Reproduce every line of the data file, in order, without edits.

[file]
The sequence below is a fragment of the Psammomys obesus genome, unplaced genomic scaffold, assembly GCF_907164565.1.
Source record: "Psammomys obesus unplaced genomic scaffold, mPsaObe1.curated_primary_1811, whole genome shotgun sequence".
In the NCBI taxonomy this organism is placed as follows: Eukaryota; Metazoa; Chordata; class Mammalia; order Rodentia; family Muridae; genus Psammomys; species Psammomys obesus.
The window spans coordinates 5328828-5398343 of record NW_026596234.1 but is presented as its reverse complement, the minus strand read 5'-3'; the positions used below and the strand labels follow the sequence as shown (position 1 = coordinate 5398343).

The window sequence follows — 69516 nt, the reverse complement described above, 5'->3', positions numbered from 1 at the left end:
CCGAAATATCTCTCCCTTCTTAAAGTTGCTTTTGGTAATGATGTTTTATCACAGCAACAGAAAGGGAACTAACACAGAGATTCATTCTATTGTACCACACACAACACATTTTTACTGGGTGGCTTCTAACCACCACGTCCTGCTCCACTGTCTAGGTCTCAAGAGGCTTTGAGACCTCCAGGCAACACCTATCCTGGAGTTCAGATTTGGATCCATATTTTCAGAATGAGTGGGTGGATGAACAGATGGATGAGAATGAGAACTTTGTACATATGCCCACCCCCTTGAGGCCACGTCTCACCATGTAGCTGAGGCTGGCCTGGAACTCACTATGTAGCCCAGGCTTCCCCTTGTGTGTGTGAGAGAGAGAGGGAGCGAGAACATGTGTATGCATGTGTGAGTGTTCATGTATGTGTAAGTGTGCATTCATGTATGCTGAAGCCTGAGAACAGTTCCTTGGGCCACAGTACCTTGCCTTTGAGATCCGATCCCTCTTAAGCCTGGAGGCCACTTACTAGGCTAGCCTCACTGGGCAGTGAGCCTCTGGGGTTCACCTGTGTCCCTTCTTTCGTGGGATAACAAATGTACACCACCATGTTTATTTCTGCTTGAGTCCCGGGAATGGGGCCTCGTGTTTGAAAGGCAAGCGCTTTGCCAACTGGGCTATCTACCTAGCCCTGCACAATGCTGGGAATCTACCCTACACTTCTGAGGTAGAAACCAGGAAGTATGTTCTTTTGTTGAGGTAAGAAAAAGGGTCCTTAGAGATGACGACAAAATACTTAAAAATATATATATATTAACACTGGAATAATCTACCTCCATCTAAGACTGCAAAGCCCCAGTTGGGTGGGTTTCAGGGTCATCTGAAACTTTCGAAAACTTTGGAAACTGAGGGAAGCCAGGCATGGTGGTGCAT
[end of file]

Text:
The sequence below is a fragment of the Psammomys obesus genome, unplaced genomic scaffold, assembly GCF_907164565.1.
Source record: "Psammomys obesus unplaced genomic scaffold, mPsaObe1.curated_primary_1811, whole genome shotgun sequence".
In the NCBI taxonomy this organism is placed as follows: Eukaryota; Metazoa; Chordata; class Mammalia; order Rodentia; family Muridae; genus Psammomys; species Psammomys obesus.
The window spans coordinates 5328828-5398343 of record NW_026596234.1 but is presented as its reverse complement, the minus strand read 5'-3'; the positions used below and the strand labels follow the sequence as shown (position 1 = coordinate 5398343).

The window sequence follows — 69516 nt, the reverse complement described above, 5'->3', positions numbered from 1 at the left end:
CCGAAATATCTCTCCCTTCTTAAAGTTGCTTTTGGTAATGATGTTTTATCACAGCAACAGAAAGGGAACTAACACAGAGATTCATTCTATTGTACCACACACAACACATTTTTACTGGGTGGCTTCTAACCACCACGTCCTGCTCCACTGTCTAGGTCTCAAGAGGCTTTGAGACCTCCAGGCAACACCTATCCTGGAGTTCAGATTTGGATCCATATTTTCAGAATGAGTGGGTGGATGAACAGATGGATGAGAATGAGAACTTTGTACATATGCCCACCCCCTTGAGGCCACGTCTCACCATGTAGCTGAGGCTGGCCTGGAACTCACTATGTAGCCCAGGCTTCCCCTTGTGTGTGTGAGAGAGAGAGGGAGCGAGAACATGTGTATGCATGTGTGAGTGTTCATGTATGTGTAAGTGTGCATTCATGTATGCTGAAGCCTGAGAACAGTTCCTTGGGCCACAGTACCTTGCCTTTGAGATCCGATCCCTCTTAAGCCTGGAGGCCACTTACTAGGCTAGCCTCACTGGGCAGTGAGCCTCTGGGGTTCACCTGTGTCCCTTCTTTCGTGGGATAACAAATGTACACCACCATGTTTATTTCTGCTTGAGTCCCGGGAATGGGGCCTCGTGTTTGAAAGGCAAGCGCTTTGCCAACTGGGCTATCTACCTAGCCCTGCACAATGCTGGGAATCTACCCTACACTTCTGAGGTAGAAACCAGGAAGTATGTTCTTTTGTTGAGGTAAGAAAAAGGGTCCTTAGAGATGACGACAAAATACTTAAAAATATATATATATTAACACTGGAATAATCTACCTCCATCTAAGACTGCAAAGCCCCAGTTGGGTGGGTTTCAGGGTCATCTGAAACTTTCGAAAACTTTGGAAACTGAGGGAAGCCAGGCATGGTGGTGCAT